Victor-Marie Hugo is one of the most versatile persons to have walked on earth. He was a poet, playwright, novelist, essayist, visual artist, statesman, human rights campaigner, and one of the most influential exponents of the Romantic movement in France. He has written a number of classics including The Hunchback of Notre-Dame.
Les Misérables: The Classic Story of the Triumph of Grace and Redemption, Adapted for Today’s Reader by Victor Hugo , and edited by James Reimann is a retelling of one of his most famous works first published in 1862 which has virtually immortalized him. As amply made clear in the title, it has been adapted for today’s reader.
In the process of writing one of the greatest novels of all time, Victor Hugo has created one of the most famous characters in literature, Jean Valjean. The writer par excellence crafted an incredible story taking the reader right into the Parisian underworld during the uprising of 1832 with an awe-inspiring pragmatism that is unrivaled in contemporary prose. Victor Hugo vividly painted a stunning battle between good and evil, portraying the sentiment and restlessness of the poor and disenfranchised of the new republic of France. In it he focuses his attention on the plight of the escaped offender Jean Valjean who was imprisoned for stealing a loaf of bread, and the determinations of the persistent policeman out to recapture him.
It is a gripping and engaging story that brings to full circle the truism “desperate times call for desperate measures.” It is a sharp and stark portrayal of the pathetic and wretched condition of the common man in France during the period. When the state is unable to meet even the basic needs of its citizens, hunger and poverty can drive even a noble and honorable peasant like Jean Valjean to resort to extreme measures, however unlawful it may be. Beautiful and sad, astounding yet poignant, amazing and simple, this gem of a novel has left a deep and profound impression on me since I first read it over two decades ago. Re-reading it now is like a journey back in time. It has demonstrated the power of literature in a way like no other book does. It is also a testimony to the fact that characters like Jean Valjean, Bishop Myriel and Enjolras have the power to encourage generations of readers to acts of selflessness and kindheartedness.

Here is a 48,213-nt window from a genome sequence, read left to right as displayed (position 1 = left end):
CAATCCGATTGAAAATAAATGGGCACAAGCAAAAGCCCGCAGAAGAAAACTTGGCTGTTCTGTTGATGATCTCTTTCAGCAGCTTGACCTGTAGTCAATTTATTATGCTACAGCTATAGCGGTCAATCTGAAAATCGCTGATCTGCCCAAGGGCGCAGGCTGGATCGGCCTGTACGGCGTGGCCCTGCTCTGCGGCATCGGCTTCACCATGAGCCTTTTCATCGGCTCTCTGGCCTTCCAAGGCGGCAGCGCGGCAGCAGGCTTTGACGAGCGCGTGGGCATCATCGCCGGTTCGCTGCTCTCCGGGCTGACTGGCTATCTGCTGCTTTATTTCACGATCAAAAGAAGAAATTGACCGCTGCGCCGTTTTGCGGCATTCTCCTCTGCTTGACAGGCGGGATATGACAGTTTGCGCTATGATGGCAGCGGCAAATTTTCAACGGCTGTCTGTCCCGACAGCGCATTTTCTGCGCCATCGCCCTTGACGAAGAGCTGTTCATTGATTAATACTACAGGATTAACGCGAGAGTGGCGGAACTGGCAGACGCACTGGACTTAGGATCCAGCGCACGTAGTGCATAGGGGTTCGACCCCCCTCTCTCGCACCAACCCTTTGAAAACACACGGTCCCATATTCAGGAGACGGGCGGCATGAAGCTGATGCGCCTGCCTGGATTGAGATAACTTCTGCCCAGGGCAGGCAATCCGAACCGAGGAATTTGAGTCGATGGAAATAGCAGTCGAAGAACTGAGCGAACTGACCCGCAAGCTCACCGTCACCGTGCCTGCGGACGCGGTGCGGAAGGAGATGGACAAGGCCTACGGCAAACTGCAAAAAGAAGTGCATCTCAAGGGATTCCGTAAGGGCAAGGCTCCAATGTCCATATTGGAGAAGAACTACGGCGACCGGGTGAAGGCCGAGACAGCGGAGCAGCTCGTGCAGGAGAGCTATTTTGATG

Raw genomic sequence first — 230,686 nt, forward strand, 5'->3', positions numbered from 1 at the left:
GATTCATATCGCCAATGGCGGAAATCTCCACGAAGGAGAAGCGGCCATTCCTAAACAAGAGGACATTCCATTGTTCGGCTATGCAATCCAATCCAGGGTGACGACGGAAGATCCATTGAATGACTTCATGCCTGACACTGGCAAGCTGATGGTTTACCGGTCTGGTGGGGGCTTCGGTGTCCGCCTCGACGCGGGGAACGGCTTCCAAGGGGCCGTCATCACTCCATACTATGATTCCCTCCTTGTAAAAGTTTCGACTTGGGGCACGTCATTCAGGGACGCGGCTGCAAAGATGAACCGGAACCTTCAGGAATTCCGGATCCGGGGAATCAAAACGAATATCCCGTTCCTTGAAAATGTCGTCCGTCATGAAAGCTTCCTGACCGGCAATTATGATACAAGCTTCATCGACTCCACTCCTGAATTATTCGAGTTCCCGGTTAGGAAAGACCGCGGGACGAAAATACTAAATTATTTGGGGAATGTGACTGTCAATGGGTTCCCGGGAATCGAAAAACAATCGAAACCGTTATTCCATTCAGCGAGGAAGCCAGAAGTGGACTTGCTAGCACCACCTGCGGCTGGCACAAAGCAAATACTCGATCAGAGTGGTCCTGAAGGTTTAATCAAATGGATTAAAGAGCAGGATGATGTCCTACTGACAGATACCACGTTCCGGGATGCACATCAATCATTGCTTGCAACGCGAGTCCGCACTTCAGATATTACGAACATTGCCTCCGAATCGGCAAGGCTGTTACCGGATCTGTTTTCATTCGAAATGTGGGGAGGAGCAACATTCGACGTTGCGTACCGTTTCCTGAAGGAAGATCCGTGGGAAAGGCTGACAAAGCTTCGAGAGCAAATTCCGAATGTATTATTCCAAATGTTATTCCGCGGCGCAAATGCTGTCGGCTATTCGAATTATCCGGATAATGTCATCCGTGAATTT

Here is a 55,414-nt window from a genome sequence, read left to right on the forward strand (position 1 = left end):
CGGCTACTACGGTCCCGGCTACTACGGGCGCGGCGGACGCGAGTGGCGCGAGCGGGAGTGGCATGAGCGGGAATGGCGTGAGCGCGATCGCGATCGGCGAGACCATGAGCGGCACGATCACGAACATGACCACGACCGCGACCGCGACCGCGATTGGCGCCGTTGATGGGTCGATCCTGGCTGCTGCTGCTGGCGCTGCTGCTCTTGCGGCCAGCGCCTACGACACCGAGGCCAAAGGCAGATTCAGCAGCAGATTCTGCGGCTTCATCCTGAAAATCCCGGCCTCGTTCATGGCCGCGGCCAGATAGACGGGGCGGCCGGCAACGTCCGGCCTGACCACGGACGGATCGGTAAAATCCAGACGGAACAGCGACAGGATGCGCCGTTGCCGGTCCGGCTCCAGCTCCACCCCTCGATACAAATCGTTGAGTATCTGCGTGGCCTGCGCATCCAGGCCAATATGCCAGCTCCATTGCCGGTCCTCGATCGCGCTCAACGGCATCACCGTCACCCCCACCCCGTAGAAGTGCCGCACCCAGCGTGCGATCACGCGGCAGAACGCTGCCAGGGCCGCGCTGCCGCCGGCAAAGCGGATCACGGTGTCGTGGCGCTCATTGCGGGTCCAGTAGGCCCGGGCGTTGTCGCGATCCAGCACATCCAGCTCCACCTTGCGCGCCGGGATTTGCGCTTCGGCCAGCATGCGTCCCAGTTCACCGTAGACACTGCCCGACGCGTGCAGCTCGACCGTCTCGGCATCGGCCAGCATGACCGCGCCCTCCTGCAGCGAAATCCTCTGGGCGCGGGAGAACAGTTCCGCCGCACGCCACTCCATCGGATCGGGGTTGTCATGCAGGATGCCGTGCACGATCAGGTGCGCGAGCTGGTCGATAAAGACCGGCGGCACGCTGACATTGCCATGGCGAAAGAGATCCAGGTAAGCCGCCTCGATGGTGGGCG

Enjoy this retelling of Victor Hugo’s epic 1862 in just one-fifth of the original wording!